• PhD Student in Biological Physics, University of Cambridge

  • PGCE. Secondary Science with Physics, University of Cambridge (2021-22)

  • BA and MSc Natural Sciences, University of Cambridge (2017-21)

I completed my undergraduate degree during the height of the COVID-19 pandemic, which resulted in a slightly unusual career path, but a keen awareness of the value of good educators. Having now completed a teaching degree I am excited to put this to use during undergraduate supervisions alongside my research over the course of my PhD. I am interested particularly in how our (comparatively) simple models of bacteriophage behaviour work and where they break down, and I am excited to be working on models and technologies that may one day see life-saving medical application.

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Hassan Alam

  • PhD student in Physics, University of Cambridge

  • MSc in Physics, University of Waterloo, Canada (2022)

I am interested in understanding the coevolution of phages and bacteria in complex microbial environments. For this purpose, I use mathematical models and develop algorithms to study possible evolutionary trajectories of phage-bacteria interactions. These interactions depend on many biological and physical factors like bacteria life, proximity, physical barriers, etc. Therefore, I explore how different biophysical parameters control viral fitness in microbial systems. These theoretical studies also guide my experiments to test my hypotheses on phage-bacteria ecosystems.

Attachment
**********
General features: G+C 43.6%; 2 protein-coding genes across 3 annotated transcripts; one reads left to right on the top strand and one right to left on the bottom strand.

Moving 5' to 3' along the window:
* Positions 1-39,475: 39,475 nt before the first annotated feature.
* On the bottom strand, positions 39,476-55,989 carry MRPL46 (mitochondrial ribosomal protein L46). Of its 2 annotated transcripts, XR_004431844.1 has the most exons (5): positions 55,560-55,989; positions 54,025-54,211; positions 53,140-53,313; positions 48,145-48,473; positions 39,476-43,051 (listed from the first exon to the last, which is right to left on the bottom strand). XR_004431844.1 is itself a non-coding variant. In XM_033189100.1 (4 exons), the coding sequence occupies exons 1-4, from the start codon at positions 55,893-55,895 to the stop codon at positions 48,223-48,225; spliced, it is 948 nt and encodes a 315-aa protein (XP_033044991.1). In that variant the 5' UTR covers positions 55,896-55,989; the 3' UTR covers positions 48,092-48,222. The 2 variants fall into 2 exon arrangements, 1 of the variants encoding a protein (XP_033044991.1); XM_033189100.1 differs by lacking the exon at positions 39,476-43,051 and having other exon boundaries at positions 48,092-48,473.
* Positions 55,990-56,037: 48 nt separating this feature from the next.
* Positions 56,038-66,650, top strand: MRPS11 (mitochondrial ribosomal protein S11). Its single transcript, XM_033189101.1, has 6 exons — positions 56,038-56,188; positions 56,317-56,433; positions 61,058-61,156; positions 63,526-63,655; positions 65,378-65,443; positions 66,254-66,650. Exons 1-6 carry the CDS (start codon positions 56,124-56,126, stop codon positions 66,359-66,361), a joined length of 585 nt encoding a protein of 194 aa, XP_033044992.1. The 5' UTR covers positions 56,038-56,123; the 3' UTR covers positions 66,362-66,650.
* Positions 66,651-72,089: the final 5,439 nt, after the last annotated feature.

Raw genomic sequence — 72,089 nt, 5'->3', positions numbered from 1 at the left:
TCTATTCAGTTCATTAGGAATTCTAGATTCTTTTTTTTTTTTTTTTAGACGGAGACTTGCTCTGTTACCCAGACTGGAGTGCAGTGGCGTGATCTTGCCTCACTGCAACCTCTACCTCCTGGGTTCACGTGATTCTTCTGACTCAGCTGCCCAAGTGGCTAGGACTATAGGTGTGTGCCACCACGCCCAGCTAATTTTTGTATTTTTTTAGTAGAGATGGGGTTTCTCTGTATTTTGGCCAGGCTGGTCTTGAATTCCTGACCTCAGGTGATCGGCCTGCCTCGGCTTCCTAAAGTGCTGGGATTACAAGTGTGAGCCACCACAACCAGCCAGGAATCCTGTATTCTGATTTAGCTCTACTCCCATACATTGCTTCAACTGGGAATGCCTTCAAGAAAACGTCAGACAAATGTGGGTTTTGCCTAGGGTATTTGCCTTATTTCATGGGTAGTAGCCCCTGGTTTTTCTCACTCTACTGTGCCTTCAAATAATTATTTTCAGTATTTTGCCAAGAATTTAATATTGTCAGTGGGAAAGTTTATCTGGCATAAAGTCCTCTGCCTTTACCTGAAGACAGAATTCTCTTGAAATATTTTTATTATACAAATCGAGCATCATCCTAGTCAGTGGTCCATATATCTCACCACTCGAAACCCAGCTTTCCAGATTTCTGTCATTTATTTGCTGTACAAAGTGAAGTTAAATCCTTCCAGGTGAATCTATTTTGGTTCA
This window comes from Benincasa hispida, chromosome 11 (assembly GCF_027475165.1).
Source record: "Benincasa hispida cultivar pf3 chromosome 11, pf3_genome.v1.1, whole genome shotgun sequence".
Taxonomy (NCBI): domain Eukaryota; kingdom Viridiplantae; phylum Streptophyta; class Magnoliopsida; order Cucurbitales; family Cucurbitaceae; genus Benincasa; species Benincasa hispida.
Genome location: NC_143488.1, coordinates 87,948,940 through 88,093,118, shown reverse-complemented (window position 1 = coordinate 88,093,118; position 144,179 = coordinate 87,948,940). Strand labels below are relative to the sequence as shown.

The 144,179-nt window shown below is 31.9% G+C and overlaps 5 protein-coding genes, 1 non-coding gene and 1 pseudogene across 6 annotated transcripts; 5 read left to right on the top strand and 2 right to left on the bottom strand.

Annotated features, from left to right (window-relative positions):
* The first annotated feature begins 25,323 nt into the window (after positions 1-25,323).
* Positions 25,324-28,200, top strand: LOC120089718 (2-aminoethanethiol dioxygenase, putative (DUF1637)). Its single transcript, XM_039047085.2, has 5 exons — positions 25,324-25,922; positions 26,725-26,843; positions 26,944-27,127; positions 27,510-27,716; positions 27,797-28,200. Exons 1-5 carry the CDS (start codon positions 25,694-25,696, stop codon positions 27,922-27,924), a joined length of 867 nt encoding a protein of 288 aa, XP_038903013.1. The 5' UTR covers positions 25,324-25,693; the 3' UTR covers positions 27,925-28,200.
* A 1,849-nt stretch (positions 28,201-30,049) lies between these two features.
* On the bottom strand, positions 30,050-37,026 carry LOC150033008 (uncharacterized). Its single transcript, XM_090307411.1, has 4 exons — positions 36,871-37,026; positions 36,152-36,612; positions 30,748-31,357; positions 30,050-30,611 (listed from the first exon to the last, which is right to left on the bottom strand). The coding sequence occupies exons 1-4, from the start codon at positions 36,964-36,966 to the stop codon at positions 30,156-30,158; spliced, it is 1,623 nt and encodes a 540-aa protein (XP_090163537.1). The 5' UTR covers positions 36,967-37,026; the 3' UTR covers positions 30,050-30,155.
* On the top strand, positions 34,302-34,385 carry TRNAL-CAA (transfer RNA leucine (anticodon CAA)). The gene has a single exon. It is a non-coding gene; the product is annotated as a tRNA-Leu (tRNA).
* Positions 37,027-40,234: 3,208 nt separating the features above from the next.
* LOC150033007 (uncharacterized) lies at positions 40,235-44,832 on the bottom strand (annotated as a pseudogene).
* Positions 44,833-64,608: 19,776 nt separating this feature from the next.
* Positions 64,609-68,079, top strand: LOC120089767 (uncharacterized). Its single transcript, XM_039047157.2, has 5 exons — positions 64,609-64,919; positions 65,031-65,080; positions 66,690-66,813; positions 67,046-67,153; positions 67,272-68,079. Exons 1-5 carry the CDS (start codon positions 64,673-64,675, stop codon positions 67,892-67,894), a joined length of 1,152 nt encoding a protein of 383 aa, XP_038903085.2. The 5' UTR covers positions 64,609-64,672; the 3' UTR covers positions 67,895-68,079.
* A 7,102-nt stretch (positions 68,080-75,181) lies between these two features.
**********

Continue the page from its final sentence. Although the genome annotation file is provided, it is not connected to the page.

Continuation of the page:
Undergraduate Students

  • Joseph Knight: Part III Physics student
  • Kirke Joamets: Part III Physics student
  • Zhisong Liu: Part III Physics student
  • Gil Krikler: Part III Systems Biology student
  • Pannaree Boonyuen: Part III Systems Biology student

Former Members

  • Dr. Racha Majed: Postdoctoral Research Associate (2019-2021) - currently working for a start-up in Oxford

  • Armin Eghdami: Physics Master Student (2020) - currently graduate student at UC Berkeley

  • Hannah Horton: Summer Undergraduate Research Student (2020)

  • Siqi Fang: Summer Undergraduate Research Student (2020)

  • Tongfei Liu: Summer Undergraduate Research Student (2019)

  • Sherry Jiatong Jiang: Summer Undergraduate Research Student (2019)

  • Chris Dickinson: Part III Physics Student (2019-20)

  • Callum Holmes: Part III Physics Student (2019-20)

  • Amy Bowen: Part III Physics Student and Summer Undergraduate Research Student (2020-21) - currently PhD student at the Francis Crick Institute

  • Brendan Beh: Part III Physics Student (2020-21)

  • Caredig ap Tomos: Summer Undergraduate Research Student (2021)

  • Peter Hampshire: Part III Physics Student (2021-22) - currently PhD student at MPI for Complex Systems

  • Shashvat Verma: Part III Physics Student (2021-22) - currently Research Assistant in the Bohndiek Lab